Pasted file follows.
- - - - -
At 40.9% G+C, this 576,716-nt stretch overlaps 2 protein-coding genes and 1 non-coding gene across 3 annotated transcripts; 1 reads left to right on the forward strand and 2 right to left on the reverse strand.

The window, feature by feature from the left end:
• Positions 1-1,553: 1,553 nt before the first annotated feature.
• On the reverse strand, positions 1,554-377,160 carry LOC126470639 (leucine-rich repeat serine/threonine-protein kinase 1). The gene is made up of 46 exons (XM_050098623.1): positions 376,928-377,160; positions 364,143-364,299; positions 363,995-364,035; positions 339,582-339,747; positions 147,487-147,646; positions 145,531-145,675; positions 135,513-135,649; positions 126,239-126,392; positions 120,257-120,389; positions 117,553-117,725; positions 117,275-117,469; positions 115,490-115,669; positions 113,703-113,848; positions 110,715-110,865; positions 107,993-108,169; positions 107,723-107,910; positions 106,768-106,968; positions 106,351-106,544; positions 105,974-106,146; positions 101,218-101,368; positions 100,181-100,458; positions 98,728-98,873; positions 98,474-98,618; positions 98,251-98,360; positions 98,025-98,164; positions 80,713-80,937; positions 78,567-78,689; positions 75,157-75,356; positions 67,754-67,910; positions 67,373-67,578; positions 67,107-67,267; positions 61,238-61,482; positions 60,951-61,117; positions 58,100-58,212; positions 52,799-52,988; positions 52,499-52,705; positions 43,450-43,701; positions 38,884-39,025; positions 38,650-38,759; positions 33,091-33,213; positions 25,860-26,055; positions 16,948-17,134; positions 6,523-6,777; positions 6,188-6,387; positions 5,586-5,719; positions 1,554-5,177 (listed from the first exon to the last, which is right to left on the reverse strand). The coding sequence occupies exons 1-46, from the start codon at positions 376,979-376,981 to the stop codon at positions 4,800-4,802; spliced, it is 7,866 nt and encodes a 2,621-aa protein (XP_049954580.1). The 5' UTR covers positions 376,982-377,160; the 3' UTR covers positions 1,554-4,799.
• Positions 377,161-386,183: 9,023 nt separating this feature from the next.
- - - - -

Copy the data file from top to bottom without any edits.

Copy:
At 40.9% G+C, this 576,716-nt stretch overlaps 2 protein-coding genes and 1 non-coding gene across 3 annotated transcripts; 1 reads left to right on the forward strand and 2 right to left on the reverse strand.

The window, feature by feature from the left end:
• Positions 1-1,553: 1,553 nt before the first annotated feature.
• On the reverse strand, positions 1,554-377,160 carry LOC126470639 (leucine-rich repeat serine/threonine-protein kinase 1). The gene is made up of 46 exons (XM_050098623.1): positions 376,928-377,160; positions 364,143-364,299; positions 363,995-364,035; positions 339,582-339,747; positions 147,487-147,646; positions 145,531-145,675; positions 135,513-135,649; positions 126,239-126,392; positions 120,257-120,389; positions 117,553-117,725; positions 117,275-117,469; positions 115,490-115,669; positions 113,703-113,848; positions 110,715-110,865; positions 107,993-108,169; positions 107,723-107,910; positions 106,768-106,968; positions 106,351-106,544; positions 105,974-106,146; positions 101,218-101,368; positions 100,181-100,458; positions 98,728-98,873; positions 98,474-98,618; positions 98,251-98,360; positions 98,025-98,164; positions 80,713-80,937; positions 78,567-78,689; positions 75,157-75,356; positions 67,754-67,910; positions 67,373-67,578; positions 67,107-67,267; positions 61,238-61,482; positions 60,951-61,117; positions 58,100-58,212; positions 52,799-52,988; positions 52,499-52,705; positions 43,450-43,701; positions 38,884-39,025; positions 38,650-38,759; positions 33,091-33,213; positions 25,860-26,055; positions 16,948-17,134; positions 6,523-6,777; positions 6,188-6,387; positions 5,586-5,719; positions 1,554-5,177 (listed from the first exon to the last, which is right to left on the reverse strand). The coding sequence occupies exons 1-46, from the start codon at positions 376,979-376,981 to the stop codon at positions 4,800-4,802; spliced, it is 7,866 nt and encodes a 2,621-aa protein (XP_049954580.1). The 5' UTR covers positions 376,982-377,160; the 3' UTR covers positions 1,554-4,799.
• Positions 377,161-386,183: 9,023 nt separating this feature from the next.